Gibson es-335 rose pink

What if I don’t have £100,000 spare?

If you don’t have that kind of money spare, then you can still be on the lookout for other worthwhile investments on your guitar safari adventure. Look for guitars, pedals and amps that are a bit special or limited run.

Just because an item is a limited edition doesn’t mean it will be incredibly valuable, but it definitely stands a far higher chance. It all depends on the item and how it’s received in the market at the time. And demand for the item. As demand grows over time, so will the value of the item.

The Fender FSR range is always a good place to start as these amps and guitars are always cool, special items that you’ll always wish you bought and will always regret selling. I once had a Fender FSR Hot Rod Deluxe White Lightning which was such a sweet-sounding amp and I sold it for far less than it’s worth now.

The Gibson Custom Shop Collectors Choice models from a few years back also make a great example because each run of these guitars was based on an older model but because of trying to match the original guitar, Gibson only produced limited numbers of each model. For example, the Gibson Collectors Choice #2 (based on the Peter Green/Gary Moore Les Paul) is now worth well over £10,000. A worthwhile investment when these guitars started at around £6000. In general, Custom Shop guitars are the ones that will be worth something in future due to their rarity and the small numbers in which they’re produced.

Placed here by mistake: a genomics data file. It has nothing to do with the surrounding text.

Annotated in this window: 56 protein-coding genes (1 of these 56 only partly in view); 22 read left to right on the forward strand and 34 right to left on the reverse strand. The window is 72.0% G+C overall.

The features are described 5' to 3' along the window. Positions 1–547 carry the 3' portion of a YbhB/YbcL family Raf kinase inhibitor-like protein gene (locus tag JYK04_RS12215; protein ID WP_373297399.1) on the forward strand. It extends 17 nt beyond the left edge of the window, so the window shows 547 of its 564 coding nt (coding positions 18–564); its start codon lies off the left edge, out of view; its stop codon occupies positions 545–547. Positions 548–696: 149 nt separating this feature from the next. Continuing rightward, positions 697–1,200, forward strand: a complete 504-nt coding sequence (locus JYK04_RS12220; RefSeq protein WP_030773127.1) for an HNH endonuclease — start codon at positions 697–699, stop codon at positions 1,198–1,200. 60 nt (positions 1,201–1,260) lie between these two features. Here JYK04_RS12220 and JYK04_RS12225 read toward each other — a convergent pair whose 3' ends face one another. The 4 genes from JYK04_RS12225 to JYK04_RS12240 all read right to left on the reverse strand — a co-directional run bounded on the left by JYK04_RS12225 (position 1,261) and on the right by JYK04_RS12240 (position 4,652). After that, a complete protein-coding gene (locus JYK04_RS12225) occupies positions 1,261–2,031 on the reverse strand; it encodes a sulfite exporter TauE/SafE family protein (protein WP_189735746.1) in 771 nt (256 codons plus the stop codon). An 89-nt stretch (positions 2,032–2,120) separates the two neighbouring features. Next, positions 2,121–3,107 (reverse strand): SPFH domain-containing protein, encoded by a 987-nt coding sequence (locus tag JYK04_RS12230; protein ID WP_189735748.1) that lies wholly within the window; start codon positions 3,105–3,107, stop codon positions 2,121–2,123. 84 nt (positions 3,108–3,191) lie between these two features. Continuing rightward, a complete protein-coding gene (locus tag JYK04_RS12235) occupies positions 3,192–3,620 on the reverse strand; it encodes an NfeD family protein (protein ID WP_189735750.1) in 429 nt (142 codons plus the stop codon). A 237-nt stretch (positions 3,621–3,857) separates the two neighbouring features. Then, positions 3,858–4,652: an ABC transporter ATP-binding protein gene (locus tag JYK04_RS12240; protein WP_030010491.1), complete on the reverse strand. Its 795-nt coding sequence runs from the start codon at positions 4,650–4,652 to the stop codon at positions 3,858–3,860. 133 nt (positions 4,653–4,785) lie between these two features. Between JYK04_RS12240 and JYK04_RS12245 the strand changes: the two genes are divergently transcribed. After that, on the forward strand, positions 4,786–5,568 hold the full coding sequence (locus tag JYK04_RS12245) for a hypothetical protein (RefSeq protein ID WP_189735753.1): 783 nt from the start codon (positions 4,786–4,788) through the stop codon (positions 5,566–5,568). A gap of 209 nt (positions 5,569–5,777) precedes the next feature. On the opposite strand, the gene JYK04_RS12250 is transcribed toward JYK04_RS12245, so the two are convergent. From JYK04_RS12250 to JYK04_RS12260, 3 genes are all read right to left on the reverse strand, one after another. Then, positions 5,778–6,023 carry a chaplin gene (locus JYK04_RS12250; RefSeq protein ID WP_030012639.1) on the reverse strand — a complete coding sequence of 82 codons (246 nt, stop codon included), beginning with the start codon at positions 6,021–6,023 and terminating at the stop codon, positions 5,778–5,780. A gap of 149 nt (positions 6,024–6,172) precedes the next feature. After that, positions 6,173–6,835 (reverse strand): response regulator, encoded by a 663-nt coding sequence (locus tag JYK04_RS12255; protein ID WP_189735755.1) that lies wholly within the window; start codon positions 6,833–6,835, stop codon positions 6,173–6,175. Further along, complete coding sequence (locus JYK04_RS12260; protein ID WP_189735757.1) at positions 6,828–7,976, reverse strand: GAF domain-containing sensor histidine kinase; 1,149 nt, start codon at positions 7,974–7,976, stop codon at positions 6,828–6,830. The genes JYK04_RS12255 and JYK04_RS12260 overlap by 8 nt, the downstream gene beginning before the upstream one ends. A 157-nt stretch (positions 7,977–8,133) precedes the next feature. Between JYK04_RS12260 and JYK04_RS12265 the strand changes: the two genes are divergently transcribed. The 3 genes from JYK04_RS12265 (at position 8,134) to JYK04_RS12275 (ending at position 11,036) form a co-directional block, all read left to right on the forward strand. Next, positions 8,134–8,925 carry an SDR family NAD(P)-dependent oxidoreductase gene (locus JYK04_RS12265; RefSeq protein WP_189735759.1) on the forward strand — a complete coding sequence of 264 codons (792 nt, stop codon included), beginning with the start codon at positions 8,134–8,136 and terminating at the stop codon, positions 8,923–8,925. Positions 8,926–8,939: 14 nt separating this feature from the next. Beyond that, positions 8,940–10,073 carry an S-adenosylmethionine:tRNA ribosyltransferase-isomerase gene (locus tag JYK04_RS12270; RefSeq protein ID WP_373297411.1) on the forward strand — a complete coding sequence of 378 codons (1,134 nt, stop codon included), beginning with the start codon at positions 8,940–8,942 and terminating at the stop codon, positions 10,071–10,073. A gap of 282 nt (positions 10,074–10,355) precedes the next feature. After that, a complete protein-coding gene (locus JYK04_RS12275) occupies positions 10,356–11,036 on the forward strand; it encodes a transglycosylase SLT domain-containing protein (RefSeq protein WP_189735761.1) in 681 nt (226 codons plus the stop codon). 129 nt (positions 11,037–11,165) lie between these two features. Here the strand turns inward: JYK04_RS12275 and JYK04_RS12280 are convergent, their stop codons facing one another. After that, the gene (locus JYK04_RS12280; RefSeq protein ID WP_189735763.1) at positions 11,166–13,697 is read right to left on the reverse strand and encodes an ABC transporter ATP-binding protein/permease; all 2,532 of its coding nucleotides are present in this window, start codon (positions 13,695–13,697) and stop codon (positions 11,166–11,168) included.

Take care of your instruments

In order to fetch a good selling price for your second hand instrument, it needs to be well-taken care of. This includes relic’d instruments! Now, you might get away with an extra nick on the body here and there but keen-eyed players will know if an instrument has been taken care of.

Keep them clean, polished and in good working order while you use them and make sure to hang onto all the accessories that came with the instrument when you got it so that the new owner can be sure of what they’ve just bought. Especially if they’re paying top dollar.

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So, keep an eye out for limited run instruments or exclusive instruments that you might not find anywhere else. A good idea is to also try and get one off items but you’ll never really be able to predict what a product is going to be worth someday.

If you’re into guitar playing for sport then you might be able to buy gear, use it for a few years and then move it on. Chances are, if you fall in love with an instrument you’ll never want to sell it.

Jed has worked on our shop floor, handled guitar content on the site and now leads the digital content team. He's equal parts rock frontman/guitarist and wannabe folk singer-songwriter. Jed's a PRS, Tele and Orange Amps lover with an unhealthy obsession with fuzz, octave and ambient effects.